After completing the Impact Lab, undergraduates can expand their résumé with additional experiential learning opportunities by applying to the Leadership Lab. The Leadership Lab provides Carlson School undergraduate leaders a community to work together on real-world problems while continuing to hone their leadership and teamwork skills. Students accepted to the program can earn up to a $3,500 stipend, thanks to generous financial support. With cohorts consisting of high achievers, the biggest challenge may be learning leadership isn’t as straightforward as it seems.

“You’re bringing in people who are often seen as leaders in past projects in other classes to work together. So how do you navigate roles and responsibilities,” asks Sarah Wojnicki Smith, the Leadership Lab program director. “How do they navigate those teamwork dynamics while working on ambiguous problems? And because they are working with a community client, they need to navigate external relationships, too. Students have had really interesting and challenging experiences when they are put into a position they aren’t normally put into.”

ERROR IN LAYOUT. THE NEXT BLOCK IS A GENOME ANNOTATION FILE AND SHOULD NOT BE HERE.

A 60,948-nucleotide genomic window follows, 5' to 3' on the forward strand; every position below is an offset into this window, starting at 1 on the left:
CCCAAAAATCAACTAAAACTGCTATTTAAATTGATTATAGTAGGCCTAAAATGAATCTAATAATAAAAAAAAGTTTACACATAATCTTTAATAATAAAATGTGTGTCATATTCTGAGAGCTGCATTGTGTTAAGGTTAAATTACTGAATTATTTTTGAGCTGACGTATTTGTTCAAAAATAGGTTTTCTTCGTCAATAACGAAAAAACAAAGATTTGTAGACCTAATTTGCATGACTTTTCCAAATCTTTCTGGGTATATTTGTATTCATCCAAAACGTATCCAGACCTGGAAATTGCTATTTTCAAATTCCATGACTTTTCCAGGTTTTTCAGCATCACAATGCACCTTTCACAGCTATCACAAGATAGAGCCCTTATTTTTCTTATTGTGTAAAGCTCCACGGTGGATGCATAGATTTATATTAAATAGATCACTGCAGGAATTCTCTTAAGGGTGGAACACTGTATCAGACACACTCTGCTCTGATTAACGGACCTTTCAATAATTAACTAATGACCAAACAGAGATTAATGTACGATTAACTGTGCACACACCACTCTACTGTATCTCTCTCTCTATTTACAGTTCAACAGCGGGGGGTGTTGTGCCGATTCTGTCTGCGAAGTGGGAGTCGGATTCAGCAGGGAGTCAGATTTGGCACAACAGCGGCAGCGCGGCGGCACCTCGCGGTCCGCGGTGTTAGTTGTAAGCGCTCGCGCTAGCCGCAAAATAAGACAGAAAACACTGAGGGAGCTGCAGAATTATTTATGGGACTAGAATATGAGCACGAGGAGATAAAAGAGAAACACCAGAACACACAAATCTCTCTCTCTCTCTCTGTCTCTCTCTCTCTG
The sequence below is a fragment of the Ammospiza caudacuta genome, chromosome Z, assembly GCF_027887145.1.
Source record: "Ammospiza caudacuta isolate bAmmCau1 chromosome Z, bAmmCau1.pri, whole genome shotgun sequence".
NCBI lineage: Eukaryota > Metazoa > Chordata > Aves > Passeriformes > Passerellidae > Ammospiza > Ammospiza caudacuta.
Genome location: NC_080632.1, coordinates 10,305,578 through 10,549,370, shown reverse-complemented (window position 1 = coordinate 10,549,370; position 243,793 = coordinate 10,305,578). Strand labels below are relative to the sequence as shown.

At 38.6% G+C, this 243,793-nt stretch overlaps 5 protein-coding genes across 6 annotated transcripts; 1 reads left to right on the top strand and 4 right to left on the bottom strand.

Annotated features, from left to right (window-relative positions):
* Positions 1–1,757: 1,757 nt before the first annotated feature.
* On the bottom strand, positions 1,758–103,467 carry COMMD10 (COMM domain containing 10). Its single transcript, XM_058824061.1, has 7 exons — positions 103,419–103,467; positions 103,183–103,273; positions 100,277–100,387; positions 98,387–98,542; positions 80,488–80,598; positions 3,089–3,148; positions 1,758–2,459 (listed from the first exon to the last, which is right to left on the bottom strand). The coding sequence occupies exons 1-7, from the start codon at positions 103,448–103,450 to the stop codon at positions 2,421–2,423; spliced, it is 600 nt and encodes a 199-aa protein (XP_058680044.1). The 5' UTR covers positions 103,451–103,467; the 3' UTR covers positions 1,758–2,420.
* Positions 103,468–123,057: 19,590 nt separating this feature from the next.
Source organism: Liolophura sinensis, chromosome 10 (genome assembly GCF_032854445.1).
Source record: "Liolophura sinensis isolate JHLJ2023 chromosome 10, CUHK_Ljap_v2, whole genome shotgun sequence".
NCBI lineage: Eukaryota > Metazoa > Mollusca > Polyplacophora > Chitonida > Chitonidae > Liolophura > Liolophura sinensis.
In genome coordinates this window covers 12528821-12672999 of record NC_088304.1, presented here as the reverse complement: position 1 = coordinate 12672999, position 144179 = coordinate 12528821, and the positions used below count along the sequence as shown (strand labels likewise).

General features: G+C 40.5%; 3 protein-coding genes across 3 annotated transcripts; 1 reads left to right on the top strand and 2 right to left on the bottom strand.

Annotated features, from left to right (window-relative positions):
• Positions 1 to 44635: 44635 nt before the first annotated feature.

The data they got is just gold because as a startup we couldn’t have done that ourselves.

Derek Burns, '00 BSB
Gophers basketball player at a table with other students after a meal in a park.
Gophers basketball player Amaya Battle appears at an event for Dinkytown Athletes as part of her NIL work. Photo courtesy Dinkytown Athletes.

Last semester, students partnered with Dinkytown Athletes. The new collective serves as the resource for Gophers student-athletes as they navigate opportunities to monetize their name, image, and likeness (NIL) under the new NCAA rules. Derek Burns, ’00 BSB, and former Gophers football player, co-founded the startup as a way to help give back to the community that once supported him.

“The generational difference is when I was a student-athlete, my coaches helped me get part-time jobs in the summer or off-season,” says Burns. “NIL is the new version of that because now with their schedules, they can’t have a part-time job. They just don’t have the time. So for them to be able to do some promotional and mainly social media work and get paid for it is their part-time job.”

With the NIL industry being so new, the Leadership Lab students were initially unsure which direction to take.

“There was a lot of ambiguity that we had to sift through to figure out what we were really trying to focus on and what we were trying to learn,” says Brenna McClarey, a senior in the Undergraduate Program.